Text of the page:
With the move to remote work in 2020, most of us found ourselves in novel work environments — be it our studies, the kitchen table, or the local cafe.
Some thrived. Others faltered.
And when it comes to doing deep focused work, it turns out our environment, particularly how noisy it is, can play a significant role — and it depends on whether we are introverted or extroverted.
A 2003 study on personality attributes and noise sensitivity found that extroverts — who demonstrate less arousability or sensitivity to external stressors than introverts — are more likely to better adapt to noise during mental performance.
Study participants were asked to play a challenging word game. It was discovered that subjective noise sensitivity was the primary factor responsible for significant differences in mental performance and short-term memory.
When participants were given the option to adjust the volume on their noise-emitting headsets, extroverts selected a noise level of 72 decibels and introverts 55 decibels. At these respective volumes, both groups were equally aroused and played equally well.
Well, a busy restaurant or cafe typically has a noise level of about 70 to 75 decibels (the WHO actually found that extensive exposure to noise at or above 85 decibels is a health hazard).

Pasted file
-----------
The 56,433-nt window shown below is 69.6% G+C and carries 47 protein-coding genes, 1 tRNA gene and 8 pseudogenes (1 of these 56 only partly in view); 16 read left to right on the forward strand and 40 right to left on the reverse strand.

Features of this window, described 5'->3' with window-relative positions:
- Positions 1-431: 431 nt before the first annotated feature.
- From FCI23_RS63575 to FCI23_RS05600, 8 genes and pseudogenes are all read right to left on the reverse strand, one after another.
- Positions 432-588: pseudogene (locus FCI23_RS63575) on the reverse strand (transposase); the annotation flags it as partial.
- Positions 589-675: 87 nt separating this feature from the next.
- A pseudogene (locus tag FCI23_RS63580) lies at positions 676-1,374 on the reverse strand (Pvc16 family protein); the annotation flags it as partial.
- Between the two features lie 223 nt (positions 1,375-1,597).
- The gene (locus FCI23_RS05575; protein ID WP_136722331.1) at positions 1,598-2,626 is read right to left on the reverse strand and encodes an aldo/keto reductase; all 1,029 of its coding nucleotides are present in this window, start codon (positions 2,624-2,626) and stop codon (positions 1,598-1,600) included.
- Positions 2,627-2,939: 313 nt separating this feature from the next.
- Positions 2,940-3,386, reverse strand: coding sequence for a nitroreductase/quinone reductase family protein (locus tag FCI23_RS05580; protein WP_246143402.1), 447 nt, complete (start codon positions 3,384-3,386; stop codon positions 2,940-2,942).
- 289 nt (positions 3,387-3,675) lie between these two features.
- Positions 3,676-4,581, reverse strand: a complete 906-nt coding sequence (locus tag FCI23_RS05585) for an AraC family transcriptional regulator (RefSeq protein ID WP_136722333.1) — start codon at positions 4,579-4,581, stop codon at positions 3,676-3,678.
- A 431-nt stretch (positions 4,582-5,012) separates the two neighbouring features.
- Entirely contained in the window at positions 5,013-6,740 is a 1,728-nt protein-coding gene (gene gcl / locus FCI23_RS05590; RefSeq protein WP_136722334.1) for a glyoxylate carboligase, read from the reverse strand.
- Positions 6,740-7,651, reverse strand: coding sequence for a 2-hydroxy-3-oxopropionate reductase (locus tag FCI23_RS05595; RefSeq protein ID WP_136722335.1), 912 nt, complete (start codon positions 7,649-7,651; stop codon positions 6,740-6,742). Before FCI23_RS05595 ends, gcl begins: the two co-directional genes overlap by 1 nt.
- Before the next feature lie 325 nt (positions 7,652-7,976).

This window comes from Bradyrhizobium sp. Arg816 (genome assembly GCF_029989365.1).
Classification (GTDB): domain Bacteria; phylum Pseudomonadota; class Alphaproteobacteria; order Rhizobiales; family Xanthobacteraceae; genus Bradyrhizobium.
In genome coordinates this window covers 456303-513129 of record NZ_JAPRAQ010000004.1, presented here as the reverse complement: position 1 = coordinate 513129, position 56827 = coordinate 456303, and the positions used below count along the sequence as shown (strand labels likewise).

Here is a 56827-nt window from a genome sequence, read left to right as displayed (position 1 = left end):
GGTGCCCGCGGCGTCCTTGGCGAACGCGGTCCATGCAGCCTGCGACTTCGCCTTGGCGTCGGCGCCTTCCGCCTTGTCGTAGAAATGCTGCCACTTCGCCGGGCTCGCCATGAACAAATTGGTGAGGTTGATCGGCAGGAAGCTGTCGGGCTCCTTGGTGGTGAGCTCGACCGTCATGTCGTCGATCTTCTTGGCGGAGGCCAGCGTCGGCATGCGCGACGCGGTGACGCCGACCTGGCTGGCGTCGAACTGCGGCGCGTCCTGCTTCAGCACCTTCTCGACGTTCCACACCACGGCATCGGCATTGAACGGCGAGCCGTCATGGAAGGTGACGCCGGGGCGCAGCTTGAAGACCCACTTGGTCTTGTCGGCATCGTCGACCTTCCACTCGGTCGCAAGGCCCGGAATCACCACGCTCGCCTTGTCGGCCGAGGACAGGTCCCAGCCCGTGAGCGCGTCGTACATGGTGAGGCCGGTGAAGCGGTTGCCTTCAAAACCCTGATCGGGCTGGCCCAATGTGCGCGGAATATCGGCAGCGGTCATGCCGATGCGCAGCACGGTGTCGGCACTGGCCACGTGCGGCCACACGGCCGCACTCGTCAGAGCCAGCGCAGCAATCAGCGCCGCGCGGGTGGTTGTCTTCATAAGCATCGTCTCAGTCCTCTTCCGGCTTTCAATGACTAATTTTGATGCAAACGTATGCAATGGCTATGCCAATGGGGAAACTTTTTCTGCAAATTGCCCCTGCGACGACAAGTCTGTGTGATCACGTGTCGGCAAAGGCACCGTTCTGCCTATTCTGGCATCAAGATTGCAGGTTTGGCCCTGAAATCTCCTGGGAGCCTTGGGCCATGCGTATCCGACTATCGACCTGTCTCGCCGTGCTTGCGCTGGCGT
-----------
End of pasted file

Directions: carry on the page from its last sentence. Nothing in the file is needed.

This explains why some people can get their best work done in a noisy cafe, whilst others prefer the peace and quiet of home or a quiet office.
Complete this test to see where you fall on the introvert-extrovert spectrum, test different environments, and plan your days accordingly.
Of course, there are things you can do if you find the environment too noisy — like put on a pair of BOSE noise-canceling headphones or good old-fashioned earplugs.
Similarly, if it’s too quiet, you could try cranking some Slayer — okay, that might not be a good idea for everyone.
Steve Glaveski is on a mission to unlock your potential to do your best work and live your best life. He is the founder of innovation accelerator, Collective Campus, author of several books, including Employee to Entrepreneur and Time Rich, and productivity contributor for Harvard Business Review. He’s a chronic autodidact and is into everything from 80s metal and high-intensity workouts to attempting to surf and hold a warrior three pose.